Here's where the fun part comes in. As a "preferred" banking client (i.e. someone who is up to their eyeballs in debt!) we were Click photo to enlarge - Concertinvited by Union Bank to see Sheryl Crow perform live at the Sonoma Valley Jazz+ Festival this past weekend.

Can I just say right now, there's a reason Sheryl is a rock star. She is quite simply, A ROCK STAR! As a breast cancer survivor and single mother, she's already got Diva written all over her face. Add to that, the fact that she's an amazing singer, songwriter, and musician playing a multitude of instruments throughout her set, and you can imagine how powerful and soulful her music is when enjoyed in person. I felt mighty lucky to be so close to such a legendary female rocker and had a fabulous time reliving my younger days as a wannabe rock star myself. (I actually never wanted to be a rock star, but I sure did and still do love great classic rock and roll.)

Union Bank outdid themselves in sponsoring the concert and I am so grateful to have been among the invited patrons.  Thank you New Banker Friends!

Maybe debt isn't so bad after all.

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Yesterday was the culmination of many months of work. On the outside, it may not have seemed like a big deal, but between you, me and the lamp post, it reflected a lot of work, study, analysis, and more. What I'm talking about is our DTC Retreat. DTC is the acronym that the wine industry has dubbed the Direct-To-Consumer sales channels, i.e. tasting room, wine clubs, and e-commerce. These channels are separate from the traditional way wineries sell their wines which involve finding nationwide distributors and selling through the 3 Tier system. (Winery:Distributor:Retailer)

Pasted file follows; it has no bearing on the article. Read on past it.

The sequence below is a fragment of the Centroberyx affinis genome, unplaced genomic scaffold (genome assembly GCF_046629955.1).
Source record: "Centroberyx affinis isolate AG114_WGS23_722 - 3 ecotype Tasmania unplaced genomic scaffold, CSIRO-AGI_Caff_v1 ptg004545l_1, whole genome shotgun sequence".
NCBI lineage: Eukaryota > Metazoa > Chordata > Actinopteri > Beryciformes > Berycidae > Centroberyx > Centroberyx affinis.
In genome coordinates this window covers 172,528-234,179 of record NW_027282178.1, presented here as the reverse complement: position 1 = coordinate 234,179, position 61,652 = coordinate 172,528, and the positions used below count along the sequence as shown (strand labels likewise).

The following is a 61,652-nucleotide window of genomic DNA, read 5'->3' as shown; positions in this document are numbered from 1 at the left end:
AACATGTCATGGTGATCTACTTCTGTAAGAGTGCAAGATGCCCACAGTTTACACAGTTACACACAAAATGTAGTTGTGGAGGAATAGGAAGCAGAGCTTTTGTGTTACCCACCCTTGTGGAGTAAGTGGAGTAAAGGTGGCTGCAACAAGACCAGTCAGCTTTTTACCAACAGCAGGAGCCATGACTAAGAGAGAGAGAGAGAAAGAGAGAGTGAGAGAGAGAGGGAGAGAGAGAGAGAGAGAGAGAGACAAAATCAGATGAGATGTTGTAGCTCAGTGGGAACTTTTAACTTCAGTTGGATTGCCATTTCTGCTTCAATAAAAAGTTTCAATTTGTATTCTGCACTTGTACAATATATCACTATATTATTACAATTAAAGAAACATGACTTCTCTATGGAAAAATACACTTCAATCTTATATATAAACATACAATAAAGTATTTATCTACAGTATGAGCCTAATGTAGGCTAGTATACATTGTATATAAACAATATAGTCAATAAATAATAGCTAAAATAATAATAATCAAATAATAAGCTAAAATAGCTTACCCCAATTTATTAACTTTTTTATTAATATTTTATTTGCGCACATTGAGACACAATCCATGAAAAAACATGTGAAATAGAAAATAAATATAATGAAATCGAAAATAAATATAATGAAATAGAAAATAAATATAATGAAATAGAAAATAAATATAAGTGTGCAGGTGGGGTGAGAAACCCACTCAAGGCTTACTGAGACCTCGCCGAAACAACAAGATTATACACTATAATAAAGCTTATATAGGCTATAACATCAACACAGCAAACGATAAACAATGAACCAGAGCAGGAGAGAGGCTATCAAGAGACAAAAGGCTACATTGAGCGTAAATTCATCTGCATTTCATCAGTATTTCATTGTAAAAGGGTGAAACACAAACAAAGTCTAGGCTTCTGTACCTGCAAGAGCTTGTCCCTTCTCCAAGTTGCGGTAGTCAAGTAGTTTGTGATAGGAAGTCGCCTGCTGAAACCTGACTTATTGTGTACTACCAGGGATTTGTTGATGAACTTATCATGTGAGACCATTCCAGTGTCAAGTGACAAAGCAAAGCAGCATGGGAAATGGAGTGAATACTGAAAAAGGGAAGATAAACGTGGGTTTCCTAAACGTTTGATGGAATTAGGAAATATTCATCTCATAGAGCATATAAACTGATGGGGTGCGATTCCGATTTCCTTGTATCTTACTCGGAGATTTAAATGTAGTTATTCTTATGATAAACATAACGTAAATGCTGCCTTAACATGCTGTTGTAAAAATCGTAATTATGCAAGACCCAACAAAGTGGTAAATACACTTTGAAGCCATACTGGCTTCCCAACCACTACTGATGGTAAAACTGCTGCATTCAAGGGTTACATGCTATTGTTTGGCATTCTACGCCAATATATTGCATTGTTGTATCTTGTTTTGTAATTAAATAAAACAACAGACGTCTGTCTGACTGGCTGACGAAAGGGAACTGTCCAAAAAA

DTC has been an increasingly important buzzword for some time now. The most obvious reason is profitability. When you don't have the middlemen in there, it's a much more profitable way of doing business. However, more important is the fact that it's the only sales channel where we can FULLY control the customer's experience with our wines. Here's an example. Pretend you go out to dinner… you order a bottle of wine. You have an amazing meal, a great server, etc. Maybe you just got some good news or a promotion at work or your teenager actually picked up their dirty clothes, so you're in an even better mood. It's highly likely that all these positive influences will add up to a great experience with the wine you selected. But the converse is true too...

You're in a rush to get ready for dinner. You head to your corner liquor store to pick up a bottle. The sales clerk is non-existent or doesn't know diddly squat about wine, you have no idea if it's going to be food friendly and the lack of service and rush hour traffic makes the whole experience rather unpleasant. This could, in theory, negatively impact your perception of the wine, no matter how good it is.